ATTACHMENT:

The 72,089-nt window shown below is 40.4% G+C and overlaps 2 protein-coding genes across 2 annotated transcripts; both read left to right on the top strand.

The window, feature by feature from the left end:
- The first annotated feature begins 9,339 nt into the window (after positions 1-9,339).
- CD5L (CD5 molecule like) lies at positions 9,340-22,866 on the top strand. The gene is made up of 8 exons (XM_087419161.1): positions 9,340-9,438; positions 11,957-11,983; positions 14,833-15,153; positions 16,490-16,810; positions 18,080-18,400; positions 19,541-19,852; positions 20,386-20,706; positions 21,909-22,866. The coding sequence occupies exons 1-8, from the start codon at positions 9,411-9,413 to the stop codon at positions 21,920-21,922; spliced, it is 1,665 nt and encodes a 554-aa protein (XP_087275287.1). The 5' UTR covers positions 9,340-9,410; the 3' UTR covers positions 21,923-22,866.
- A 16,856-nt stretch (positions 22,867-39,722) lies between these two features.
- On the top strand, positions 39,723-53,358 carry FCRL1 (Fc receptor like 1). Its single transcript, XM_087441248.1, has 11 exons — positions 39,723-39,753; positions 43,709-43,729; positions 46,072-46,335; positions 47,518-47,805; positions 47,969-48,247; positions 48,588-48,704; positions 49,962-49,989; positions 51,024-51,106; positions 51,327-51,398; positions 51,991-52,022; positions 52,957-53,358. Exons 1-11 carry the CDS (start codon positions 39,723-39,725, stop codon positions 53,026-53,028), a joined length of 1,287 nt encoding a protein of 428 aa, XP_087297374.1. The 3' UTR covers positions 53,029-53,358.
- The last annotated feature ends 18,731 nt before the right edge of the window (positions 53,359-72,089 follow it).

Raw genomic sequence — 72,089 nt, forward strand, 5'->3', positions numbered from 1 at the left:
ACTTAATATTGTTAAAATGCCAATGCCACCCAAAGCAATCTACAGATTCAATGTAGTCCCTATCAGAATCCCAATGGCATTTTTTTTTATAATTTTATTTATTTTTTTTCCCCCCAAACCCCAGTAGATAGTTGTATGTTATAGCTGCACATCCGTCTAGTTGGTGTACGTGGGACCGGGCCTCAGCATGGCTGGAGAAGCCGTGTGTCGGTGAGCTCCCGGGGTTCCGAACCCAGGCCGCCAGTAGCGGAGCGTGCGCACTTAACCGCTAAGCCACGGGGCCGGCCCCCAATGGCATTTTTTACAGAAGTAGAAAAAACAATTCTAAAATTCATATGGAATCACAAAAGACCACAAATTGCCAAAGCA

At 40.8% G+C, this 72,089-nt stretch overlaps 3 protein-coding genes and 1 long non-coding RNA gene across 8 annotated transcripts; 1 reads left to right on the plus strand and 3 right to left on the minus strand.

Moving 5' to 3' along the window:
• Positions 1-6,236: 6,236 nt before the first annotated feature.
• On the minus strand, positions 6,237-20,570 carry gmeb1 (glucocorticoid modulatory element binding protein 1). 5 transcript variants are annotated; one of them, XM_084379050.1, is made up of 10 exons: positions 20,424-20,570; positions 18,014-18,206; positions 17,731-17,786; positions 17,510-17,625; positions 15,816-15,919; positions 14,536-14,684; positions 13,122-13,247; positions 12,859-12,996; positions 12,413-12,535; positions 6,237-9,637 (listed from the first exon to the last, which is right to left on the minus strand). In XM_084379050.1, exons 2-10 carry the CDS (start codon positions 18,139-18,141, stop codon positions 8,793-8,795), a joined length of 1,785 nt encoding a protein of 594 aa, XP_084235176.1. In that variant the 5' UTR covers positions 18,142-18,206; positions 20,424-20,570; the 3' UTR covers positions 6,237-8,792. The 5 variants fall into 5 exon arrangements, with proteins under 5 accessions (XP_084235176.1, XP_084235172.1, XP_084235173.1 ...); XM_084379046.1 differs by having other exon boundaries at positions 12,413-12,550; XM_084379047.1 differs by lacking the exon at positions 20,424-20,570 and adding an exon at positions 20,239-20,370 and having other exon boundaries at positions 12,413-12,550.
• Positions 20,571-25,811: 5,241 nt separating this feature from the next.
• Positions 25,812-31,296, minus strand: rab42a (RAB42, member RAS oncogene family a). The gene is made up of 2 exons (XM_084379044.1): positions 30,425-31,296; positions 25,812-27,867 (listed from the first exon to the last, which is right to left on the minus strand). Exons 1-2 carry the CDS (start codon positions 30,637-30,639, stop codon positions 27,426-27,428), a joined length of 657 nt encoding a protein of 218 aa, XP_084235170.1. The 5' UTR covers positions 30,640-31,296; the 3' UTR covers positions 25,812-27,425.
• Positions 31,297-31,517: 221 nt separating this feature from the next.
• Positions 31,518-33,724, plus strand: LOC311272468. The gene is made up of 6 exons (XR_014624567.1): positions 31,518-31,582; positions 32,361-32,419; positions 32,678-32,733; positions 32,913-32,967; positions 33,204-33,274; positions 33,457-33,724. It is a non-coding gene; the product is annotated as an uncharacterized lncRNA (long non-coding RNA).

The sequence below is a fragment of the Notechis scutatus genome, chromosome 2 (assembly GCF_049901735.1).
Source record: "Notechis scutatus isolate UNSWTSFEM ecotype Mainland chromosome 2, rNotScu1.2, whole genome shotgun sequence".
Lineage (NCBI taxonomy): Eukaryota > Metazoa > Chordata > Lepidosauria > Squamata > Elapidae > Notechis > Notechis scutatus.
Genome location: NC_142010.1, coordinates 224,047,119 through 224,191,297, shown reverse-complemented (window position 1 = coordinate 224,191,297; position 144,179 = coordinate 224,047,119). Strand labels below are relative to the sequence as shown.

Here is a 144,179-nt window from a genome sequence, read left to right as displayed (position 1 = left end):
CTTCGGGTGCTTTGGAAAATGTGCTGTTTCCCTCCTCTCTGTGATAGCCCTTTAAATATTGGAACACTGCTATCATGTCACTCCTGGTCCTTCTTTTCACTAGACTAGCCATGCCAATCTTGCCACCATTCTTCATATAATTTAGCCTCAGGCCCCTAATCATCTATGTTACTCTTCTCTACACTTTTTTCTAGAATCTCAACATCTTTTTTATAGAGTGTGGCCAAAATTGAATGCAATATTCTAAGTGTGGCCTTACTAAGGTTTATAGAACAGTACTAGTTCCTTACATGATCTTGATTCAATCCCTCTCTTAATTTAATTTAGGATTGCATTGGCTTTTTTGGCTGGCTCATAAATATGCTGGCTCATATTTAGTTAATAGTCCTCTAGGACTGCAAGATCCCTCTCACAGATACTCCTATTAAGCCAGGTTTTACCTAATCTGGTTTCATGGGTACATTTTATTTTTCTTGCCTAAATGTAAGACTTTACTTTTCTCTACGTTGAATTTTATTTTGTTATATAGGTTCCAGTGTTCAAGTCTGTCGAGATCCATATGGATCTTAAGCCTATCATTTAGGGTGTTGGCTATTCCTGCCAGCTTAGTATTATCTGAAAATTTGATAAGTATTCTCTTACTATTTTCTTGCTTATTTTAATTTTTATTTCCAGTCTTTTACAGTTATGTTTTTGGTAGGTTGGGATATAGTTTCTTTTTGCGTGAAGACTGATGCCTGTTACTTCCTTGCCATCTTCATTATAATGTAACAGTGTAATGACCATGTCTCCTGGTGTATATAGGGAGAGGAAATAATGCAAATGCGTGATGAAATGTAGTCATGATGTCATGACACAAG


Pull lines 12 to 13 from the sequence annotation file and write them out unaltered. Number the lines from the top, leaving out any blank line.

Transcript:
• Positions 1-6,236: 6,236 nt before the first annotated feature.
• On the minus strand, positions 6,237-20,570 carry gmeb1 (glucocorticoid modulatory element binding protein 1). 5 transcript variants are annotated; one of them, XM_084379050.1, is made up of 10 exons: positions 20,424-20,570; positions 18,014-18,206; positions 17,731-17,786; positions 17,510-17,625; positions 15,816-15,919; positions 14,536-14,684; positions 13,122-13,247; positions 12,859-12,996; positions 12,413-12,535; positions 6,237-9,637 (listed from the first exon to the last, which is right to left on the minus strand). In XM_084379050.1, exons 2-10 carry the CDS (start codon positions 18,139-18,141, stop codon positions 8,793-8,795), a joined length of 1,785 nt encoding a protein of 594 aa, XP_084235176.1. In that variant the 5' UTR covers positions 18,142-18,206; positions 20,424-20,570; the 3' UTR covers positions 6,237-8,792. The 5 variants fall into 5 exon arrangements, with proteins under 5 accessions (XP_084235176.1, XP_084235172.1, XP_084235173.1 ...); XM_084379046.1 differs by having other exon boundaries at positions 12,413-12,550; XM_084379047.1 differs by lacking the exon at positions 20,424-20,570 and adding an exon at positions 20,239-20,370 and having other exon boundaries at positions 12,413-12,550.